For PC gamers, is it possible to put together a PC with similar functionality for around the same amount of money? We take a look to see if we can throw together a number of builds at multiple price points to return different results in quality and performance.
It is quickly clear that you're going to have a hard time picking components (that are actually in stock) to match those offered by Microsoft in its $500 console form factor. The company has the ability to pack in serious power without the asking price skyrocketing. Not only is it able to take a hit to push out more units to consumers, the console itself really isn't going to be powering anything other than games and some streaming.
The same can't be said for an average PC, and that is where things become a little cloudy. With Windows 10 installed, a gaming PC (especially one that can game at 4K) can perform a wide array of tasks that a console simply cannot. But PC builders have to deal with paying for individual components from different companies, whereas console manufacturers likely enjoy a discount for purchasing in bulk.
Matching the Xbox One X
Our first build is a $683 PC that is capable of some solid gaming but that will hit some bottlenecks. That is to be expected when you choose a less powerful 2nd-gen AMD Ryzen 3 processor and GTX 1060 with only 3GB of VRAM.
This is where PC starts to really shine. Our mid-range build will set you back about $920 and may allow you to enjoy 4K gaming at around 30 frames per second (FPS) at best with the settings turned down a little. Still, it will offer more raw performance than an Xbox One X and you'll be able to enjoy more than respectable 1440p gaming. The combination of a Ryzen 5 CPU and GTX 1070 makes for quite the experience.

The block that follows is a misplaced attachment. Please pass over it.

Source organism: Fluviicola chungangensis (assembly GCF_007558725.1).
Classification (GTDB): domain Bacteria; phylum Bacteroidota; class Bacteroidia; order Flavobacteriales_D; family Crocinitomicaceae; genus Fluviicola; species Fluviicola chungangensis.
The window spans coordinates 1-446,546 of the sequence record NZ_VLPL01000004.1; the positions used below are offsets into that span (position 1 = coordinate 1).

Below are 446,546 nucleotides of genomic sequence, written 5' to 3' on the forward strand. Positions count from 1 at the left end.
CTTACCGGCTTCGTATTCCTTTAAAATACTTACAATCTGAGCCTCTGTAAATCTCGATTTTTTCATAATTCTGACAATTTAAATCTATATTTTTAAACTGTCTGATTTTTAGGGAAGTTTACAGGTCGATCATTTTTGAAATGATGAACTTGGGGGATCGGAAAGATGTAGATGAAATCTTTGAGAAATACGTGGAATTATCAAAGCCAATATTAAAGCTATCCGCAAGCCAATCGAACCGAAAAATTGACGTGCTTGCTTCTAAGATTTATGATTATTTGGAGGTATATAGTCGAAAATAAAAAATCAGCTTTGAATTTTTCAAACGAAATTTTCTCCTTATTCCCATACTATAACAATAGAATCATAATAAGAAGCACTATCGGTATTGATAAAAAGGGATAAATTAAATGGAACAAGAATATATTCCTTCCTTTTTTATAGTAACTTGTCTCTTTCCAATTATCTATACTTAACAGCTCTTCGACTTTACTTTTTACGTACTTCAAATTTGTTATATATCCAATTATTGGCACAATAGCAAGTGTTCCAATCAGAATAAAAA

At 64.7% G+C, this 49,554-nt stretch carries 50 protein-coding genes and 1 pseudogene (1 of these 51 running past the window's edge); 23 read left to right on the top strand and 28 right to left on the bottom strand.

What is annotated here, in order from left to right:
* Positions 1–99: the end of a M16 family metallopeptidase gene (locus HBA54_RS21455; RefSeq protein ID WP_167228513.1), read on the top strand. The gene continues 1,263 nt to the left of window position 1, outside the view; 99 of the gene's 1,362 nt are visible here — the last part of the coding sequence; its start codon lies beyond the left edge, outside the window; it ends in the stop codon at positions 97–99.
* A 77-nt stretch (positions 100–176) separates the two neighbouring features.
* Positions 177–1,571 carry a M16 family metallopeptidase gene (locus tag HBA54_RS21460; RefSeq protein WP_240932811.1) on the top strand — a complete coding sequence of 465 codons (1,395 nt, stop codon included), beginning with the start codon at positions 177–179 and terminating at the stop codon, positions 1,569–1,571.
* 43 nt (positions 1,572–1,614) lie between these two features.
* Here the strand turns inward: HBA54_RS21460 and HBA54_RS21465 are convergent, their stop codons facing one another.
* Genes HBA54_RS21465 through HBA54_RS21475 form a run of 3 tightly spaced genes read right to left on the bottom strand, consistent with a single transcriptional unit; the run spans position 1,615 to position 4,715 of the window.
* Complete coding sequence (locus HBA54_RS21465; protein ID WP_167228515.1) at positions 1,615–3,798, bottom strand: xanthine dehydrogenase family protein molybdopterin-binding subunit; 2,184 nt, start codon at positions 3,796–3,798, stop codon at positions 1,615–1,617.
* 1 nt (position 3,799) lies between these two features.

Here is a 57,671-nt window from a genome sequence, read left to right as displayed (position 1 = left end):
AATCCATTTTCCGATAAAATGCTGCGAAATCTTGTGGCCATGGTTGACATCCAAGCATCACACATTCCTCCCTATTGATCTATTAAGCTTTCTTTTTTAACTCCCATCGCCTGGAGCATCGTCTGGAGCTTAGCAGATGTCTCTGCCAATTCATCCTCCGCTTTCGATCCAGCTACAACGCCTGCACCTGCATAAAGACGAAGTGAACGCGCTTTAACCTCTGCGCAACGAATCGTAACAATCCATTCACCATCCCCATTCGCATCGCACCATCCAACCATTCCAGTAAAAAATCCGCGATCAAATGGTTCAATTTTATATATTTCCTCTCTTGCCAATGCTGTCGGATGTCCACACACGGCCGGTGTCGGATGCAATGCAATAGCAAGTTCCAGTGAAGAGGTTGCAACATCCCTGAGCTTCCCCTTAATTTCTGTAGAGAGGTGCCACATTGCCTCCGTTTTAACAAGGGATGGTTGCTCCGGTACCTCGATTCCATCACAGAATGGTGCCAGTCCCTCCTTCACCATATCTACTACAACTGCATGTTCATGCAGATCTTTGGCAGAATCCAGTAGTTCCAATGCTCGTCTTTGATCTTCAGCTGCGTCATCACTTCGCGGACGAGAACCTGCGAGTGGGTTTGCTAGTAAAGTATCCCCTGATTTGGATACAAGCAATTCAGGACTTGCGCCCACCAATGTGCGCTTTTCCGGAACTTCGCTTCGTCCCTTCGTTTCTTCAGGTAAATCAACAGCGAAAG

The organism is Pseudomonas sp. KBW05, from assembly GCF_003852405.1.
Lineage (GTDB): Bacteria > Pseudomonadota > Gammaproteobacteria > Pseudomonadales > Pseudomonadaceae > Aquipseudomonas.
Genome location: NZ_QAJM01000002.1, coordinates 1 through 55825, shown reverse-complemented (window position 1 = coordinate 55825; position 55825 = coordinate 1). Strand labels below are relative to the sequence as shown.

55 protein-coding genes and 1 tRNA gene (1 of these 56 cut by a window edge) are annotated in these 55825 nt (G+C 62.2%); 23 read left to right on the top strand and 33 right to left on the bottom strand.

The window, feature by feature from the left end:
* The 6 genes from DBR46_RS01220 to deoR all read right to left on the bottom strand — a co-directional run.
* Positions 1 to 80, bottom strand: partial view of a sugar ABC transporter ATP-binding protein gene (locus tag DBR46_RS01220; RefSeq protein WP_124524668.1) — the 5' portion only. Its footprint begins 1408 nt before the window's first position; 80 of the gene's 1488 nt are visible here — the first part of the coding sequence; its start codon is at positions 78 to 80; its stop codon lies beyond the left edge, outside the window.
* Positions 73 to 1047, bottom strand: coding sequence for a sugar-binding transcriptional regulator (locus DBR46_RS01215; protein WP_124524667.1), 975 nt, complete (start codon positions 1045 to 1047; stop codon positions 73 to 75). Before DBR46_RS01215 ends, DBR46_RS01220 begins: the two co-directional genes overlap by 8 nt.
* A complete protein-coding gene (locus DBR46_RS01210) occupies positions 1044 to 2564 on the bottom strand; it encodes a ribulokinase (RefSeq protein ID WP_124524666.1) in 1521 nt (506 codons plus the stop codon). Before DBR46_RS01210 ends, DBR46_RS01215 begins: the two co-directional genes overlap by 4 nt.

If you truly wish to leave the Xbox One X behind in the dust, go all out with our powerhouse build for around $3,488. Adding the most powerful components available to the cart and neglecting to check the price will unlock immense amounts of potential in-game. NVIDIA's GTX 1080 Ti is overkill for most PC gamers, but this GPU card will offer incredible performance even at 4K.
We also bumped the amount of DDR4 RAM to 32GB, replaced the Ryzen 5 chip with a Ryzen Threadripper, and opted for a more capable motherboard with the X399 chipset. It's expensive but truly awesome.
|Component||Our ideal pick||Price|
|PSU||EVGA SuperNOVA 750 P2||$142.03|
|Motherboard||ASUS PRIME X399-A||$299.01|
|CPU||AMD Ryzen Threadripper 1950X||$779.97|
|RAM||Kingston HyperX FURY Black 32GB||$349.99|
|SSD||Samsung 970 EVO 250GB M.2||$107.99|
|SSD||Samsung 860 PRO 2TB SSD||$789.99|
|GPU||EVGA GTX 1080 Ti||$829.42|
|Total||Row 9 - Cell 1||$3,488.38|
If you'd rather not build your own PC, and if money isn't an issue, there are a number of powerful mid-tower builds available from various manufacturers. Some of these PCs sport hardware capable of smooth 4K gaming but it should be noted that in order to hit 60 FPS at such a high resolution, you're going to need to invest in the best components on the market (namely the GPU).
Building a 4K gaming PC for the price of Xbox One X ...
If all you care about is gaming at 4K, and you don't want to invest in a prebuilt PC or put together one yourself, the Xbox One X is worth consideration. The bottom line is that building a capable PC to take on the new Xbox spec to spec will cost a fair amount, but the PC is better value for what you can do with one, and one has to take further upgrades into consideration when consoles simply become obsolete.
Updated August 10, 2018: We updated our PC builds to take into account price fluctuations and to remove listings that were no longer available.
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Rich Edmonds was formerly a Senior Editor of PC hardware at Windows Central, covering everything related to PC components and NAS. He's been involved in technology for more than a decade and knows a thing or two about the magic inside a PC chassis. You can follow him on Twitter at @RichEdmonds.